Local experts weigh in on designing an outdoor space that incorporates all of the comforts of home—green thumb optional.
By Somer Tejwani
Ruben Flores, Craig de Pfyffer and Gene Sottosanto cultivate and make possible some of the most unique and beautiful residential outdoor spaces in Laguna. With experience accenting anything from a cottage retreat to a complicated cliff-side estate, each of these experts takes pride in designing landscapes that complement that natural environment while remaining eco-friendly. Here, the three share their best-kept secrets for creating the garden of your dreams.
Personalize the Space
With the right plants and a little furniture, the outdoors can feel as intimate as the inside of your home. Ruben, a Laguna Nursery landscape designer and horticulturist, suggests trying to personalize your garden with the use of furniture such as a simple wood platform deck, or even art that you’d normally hang indoors. This will help make the space feel more like an extension of you. Water features also create habitats for birds, dragonflies and other wildlife, says Craig, a landscape architect and Environmental Designs Landscape founder. “Install a water reservoir with a recirculating pump and add a low-voltage underwater light for interest at night,” he says.
Another way to customize the space is to think of how you’ll be using it. Is your goal to create privacy? A space to have cocktail hour or dinner with friends? Once goals are set, remember to “have fun—the garden should be a place of inspiration and joy. Don’t create a maintenance monster that you dread,” Ruben adds.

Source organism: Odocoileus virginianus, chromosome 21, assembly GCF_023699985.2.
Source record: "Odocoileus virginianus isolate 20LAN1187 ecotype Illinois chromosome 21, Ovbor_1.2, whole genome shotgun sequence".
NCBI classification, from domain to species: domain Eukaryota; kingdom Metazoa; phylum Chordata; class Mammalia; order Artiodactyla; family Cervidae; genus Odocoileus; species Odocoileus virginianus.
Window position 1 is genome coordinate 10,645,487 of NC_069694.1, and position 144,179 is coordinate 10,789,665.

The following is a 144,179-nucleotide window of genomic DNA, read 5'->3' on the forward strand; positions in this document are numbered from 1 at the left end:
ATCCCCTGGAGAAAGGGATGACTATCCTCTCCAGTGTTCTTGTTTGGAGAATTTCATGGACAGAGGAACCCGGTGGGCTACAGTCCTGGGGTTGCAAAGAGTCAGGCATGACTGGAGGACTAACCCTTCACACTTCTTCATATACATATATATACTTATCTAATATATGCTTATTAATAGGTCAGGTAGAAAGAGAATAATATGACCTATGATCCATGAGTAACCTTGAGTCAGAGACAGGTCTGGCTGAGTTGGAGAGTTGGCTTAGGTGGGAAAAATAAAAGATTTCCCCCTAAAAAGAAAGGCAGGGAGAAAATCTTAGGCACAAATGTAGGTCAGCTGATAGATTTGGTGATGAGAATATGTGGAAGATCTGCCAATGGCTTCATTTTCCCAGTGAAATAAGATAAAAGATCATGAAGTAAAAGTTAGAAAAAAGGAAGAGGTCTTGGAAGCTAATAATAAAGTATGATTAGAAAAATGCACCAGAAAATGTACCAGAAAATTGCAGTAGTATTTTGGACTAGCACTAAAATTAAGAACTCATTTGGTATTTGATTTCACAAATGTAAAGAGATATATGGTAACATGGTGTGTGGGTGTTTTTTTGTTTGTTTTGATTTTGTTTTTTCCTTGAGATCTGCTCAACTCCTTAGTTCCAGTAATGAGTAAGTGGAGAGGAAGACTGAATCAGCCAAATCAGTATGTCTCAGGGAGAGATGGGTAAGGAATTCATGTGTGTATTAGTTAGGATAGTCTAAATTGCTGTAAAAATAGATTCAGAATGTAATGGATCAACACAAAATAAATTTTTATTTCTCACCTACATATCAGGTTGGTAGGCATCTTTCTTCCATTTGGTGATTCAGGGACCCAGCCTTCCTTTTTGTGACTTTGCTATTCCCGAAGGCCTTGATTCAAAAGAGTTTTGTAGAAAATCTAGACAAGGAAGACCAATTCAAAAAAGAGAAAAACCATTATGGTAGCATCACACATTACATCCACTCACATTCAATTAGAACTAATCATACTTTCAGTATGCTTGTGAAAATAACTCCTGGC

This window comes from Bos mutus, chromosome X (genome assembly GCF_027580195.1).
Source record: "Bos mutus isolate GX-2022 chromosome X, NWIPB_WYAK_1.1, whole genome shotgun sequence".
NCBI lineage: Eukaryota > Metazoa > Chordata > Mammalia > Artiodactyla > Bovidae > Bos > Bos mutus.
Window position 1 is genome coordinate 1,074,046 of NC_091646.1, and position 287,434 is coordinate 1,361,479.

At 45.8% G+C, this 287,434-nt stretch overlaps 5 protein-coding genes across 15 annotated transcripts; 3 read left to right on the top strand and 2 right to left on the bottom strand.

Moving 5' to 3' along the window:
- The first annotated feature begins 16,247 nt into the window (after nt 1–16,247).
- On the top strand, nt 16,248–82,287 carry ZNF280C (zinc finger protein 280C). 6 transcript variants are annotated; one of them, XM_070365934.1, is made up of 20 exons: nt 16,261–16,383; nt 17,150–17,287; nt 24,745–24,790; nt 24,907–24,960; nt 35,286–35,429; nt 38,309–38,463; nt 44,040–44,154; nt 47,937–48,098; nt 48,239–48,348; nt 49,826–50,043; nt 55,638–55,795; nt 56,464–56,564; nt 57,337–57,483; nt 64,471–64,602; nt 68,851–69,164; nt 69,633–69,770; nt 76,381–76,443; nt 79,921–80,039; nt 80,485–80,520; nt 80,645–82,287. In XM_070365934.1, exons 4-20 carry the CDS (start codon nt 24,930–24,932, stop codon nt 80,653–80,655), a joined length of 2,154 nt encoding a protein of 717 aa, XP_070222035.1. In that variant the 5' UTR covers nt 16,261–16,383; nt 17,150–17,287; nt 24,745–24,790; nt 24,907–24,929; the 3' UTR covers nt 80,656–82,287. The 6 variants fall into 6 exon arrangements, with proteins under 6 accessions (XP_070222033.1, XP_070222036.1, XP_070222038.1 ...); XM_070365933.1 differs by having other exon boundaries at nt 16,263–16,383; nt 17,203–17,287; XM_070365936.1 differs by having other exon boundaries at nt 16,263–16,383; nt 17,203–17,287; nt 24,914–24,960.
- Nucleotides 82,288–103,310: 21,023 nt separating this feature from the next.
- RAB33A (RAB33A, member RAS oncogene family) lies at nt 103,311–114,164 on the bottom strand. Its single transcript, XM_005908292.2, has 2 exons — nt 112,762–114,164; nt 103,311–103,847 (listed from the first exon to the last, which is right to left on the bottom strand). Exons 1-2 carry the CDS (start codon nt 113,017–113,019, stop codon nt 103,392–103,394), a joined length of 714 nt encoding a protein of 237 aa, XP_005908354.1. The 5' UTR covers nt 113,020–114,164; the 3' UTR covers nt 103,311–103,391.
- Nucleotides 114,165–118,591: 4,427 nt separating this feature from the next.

Gene, known as Green Gene, has been a landscaper and gardener in Laguna Beach since the mid-1970s and agrees that low maintenance is the way to go. “I don’t like to do high-maintenance, low-production gardens—you know, everything mowed and sheared in a straight line. It should be a little more relaxed and not as logical,” he says.
Being eco-conscious doesn’t have to mean giving up style. Choose plants that tolerate less water, attract wildlife and, if possible, are California natives. Craig also suggests installing a smart controller for the automatic sprinkler system. “Smart controllers adjust the amount of water applied to the landscape based on weather conditions to conserve water,” he explains.
Craig adds that native plants or a meadow of drought-tolerant grasses reduce the water, fertilizer, pesticides and maintenance requirements for a healthier environment. Ruben suggests Southern California native Ceanothus (the California blue lilac) and citrus trees. “Citrus is fragrant, gives fruit and is a beautiful tree,” he says. Craig says a great flowering perennial is the Penstemon heterophyllus (the Margarita BOP), which attracts hummingbirds to the garden.
In addition to the aesthetic benefits, going green is also economical. “You don’t have to pay an exorbitant water bill if you plant drought-tolerant plants,” Gene says. “For example, the California walnut is edible, drought tolerant and attracts birds.”
Whether you opt for an eco-friendly environment or a sacred sanctuary to fall into your own thoughts, gardens are personal spaces meant to be reflective of your personality.